The learning curve for hand-assisted laparoscopic colectomy a single surgeon's experience

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Abstract

Background

Surgical experience and outcomes for hand-assisted laparoscopic colectomy were evaluated to define a learning curve.

Methods

This study included 60 patients who underwent hand-assisted laparoscopic colectomies performed by a single surgeon. They were analyzed as three consecutive equal groups: A, B, and C. Pearson's chi-square test and one-way analysis of variance (ANOVA) were used to compare differences in demographics and perioperative parameters. Operative times were analyzed to document the learning curve for the procedure.

Results

There were no significant differences between the three groups in terms of age, sex, operative procedure, or comorbidity. Groups B and C showed significantly shorter operative times, significantly earlier recoveries of gastrointestinal function, less blood loss, and shorter hospital stays than group A. The incidence of operative complications was not significantly different among the three groups (35% vs 5% vs 15%; p = 0.07).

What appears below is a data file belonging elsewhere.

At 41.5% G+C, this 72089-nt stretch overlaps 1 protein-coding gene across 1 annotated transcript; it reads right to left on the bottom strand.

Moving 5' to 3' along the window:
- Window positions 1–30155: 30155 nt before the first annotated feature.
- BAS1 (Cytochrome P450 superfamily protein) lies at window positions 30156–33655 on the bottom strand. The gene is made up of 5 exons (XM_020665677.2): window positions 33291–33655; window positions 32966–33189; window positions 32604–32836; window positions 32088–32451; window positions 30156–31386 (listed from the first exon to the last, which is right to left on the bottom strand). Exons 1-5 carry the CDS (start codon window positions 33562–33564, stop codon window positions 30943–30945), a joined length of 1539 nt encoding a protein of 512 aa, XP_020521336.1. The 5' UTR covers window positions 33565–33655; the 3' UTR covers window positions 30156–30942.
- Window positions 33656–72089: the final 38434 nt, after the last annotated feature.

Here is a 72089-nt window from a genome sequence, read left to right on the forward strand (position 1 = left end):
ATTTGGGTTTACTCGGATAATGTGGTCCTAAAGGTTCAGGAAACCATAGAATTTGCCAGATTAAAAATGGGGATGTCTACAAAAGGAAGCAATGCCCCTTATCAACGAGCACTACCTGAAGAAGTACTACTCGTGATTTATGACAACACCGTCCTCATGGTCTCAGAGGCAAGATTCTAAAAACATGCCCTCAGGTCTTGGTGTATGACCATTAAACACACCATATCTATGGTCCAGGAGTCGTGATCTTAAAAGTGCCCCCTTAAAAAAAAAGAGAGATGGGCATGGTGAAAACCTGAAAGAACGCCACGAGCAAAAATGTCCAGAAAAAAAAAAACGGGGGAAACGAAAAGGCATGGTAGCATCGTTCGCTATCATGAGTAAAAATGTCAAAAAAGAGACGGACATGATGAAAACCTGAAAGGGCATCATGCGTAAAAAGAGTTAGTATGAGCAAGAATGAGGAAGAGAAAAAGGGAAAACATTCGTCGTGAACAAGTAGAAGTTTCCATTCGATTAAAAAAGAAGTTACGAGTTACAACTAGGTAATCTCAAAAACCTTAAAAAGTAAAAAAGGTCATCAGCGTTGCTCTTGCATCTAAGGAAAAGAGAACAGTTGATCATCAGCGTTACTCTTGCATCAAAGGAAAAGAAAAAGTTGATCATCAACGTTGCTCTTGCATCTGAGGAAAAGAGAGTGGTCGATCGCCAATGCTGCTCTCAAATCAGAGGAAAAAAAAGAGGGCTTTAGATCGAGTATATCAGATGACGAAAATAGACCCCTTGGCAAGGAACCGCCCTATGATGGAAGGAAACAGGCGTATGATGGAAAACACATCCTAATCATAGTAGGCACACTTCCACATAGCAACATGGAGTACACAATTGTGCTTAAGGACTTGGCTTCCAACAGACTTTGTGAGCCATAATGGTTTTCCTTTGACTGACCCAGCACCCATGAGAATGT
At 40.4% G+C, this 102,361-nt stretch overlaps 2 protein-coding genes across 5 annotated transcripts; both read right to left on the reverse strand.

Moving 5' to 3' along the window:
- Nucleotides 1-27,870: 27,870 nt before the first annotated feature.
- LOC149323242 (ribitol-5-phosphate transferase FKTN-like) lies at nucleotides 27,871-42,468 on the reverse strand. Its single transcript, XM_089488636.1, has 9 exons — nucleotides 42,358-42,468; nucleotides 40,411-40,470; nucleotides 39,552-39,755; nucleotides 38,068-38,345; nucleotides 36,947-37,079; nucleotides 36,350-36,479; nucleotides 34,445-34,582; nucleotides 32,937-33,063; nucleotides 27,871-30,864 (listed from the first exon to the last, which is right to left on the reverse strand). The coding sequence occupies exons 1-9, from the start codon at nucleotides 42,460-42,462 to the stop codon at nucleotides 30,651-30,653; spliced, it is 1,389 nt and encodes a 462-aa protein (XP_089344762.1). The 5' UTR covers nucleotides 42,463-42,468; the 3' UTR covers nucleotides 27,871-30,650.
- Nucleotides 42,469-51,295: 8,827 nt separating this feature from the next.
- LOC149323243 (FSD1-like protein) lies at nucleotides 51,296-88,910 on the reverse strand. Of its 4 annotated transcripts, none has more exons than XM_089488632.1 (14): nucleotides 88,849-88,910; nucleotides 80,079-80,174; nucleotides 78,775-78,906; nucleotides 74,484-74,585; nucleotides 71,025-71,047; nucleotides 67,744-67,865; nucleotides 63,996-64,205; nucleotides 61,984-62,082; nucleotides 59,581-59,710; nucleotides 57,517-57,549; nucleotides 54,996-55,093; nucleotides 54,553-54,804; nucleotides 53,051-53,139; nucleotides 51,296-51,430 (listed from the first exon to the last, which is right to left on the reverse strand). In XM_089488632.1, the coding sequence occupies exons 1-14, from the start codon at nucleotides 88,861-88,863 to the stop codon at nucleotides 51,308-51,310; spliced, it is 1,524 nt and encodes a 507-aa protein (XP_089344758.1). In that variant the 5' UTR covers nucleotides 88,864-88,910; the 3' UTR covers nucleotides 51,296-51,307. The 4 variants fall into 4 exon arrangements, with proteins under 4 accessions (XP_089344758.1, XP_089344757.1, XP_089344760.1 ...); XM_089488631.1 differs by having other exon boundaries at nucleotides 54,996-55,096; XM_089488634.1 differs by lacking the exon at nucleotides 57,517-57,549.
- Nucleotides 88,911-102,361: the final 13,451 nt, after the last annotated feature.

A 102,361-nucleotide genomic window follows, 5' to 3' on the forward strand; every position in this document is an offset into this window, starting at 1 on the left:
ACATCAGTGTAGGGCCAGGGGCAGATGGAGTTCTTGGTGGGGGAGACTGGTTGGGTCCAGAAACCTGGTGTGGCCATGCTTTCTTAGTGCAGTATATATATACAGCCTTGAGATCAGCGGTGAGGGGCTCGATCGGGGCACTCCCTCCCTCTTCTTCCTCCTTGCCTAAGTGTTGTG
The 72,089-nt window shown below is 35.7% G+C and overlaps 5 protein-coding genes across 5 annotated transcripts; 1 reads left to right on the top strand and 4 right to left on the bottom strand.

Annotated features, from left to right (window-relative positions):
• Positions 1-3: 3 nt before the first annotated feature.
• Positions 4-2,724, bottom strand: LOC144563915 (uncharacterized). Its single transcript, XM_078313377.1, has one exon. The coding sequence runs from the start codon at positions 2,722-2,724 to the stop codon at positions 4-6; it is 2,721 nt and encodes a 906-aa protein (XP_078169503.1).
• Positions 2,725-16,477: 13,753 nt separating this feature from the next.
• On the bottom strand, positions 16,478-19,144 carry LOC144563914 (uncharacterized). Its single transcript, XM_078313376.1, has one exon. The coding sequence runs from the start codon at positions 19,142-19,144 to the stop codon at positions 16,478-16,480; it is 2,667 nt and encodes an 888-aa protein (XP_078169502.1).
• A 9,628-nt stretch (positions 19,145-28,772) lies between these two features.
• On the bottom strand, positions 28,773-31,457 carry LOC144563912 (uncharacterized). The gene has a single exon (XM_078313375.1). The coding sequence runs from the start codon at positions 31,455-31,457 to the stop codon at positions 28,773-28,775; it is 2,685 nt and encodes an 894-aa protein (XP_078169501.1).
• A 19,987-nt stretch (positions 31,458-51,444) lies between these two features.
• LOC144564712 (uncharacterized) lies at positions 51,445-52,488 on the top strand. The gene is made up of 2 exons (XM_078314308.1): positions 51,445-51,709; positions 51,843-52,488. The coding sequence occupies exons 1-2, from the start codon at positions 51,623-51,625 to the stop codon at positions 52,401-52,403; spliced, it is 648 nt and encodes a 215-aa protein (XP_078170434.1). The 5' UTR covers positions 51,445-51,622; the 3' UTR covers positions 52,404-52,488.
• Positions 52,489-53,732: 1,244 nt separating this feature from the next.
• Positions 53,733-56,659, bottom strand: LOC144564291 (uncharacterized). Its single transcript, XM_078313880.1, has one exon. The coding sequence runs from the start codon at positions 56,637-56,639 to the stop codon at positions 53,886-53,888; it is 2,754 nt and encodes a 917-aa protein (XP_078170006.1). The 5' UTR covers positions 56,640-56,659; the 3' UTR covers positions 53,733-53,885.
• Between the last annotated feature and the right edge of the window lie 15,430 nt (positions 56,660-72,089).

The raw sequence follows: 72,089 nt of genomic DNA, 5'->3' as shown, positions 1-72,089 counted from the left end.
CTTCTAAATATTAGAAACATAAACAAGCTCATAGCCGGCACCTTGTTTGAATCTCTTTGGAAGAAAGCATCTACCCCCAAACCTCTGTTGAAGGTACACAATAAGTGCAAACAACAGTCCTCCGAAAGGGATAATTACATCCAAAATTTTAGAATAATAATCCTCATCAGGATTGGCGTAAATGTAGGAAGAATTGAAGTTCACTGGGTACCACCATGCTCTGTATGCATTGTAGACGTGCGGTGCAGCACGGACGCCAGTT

Conclusions

Approximately 21 to 25 cases were needed to achieve proficiency in this series.

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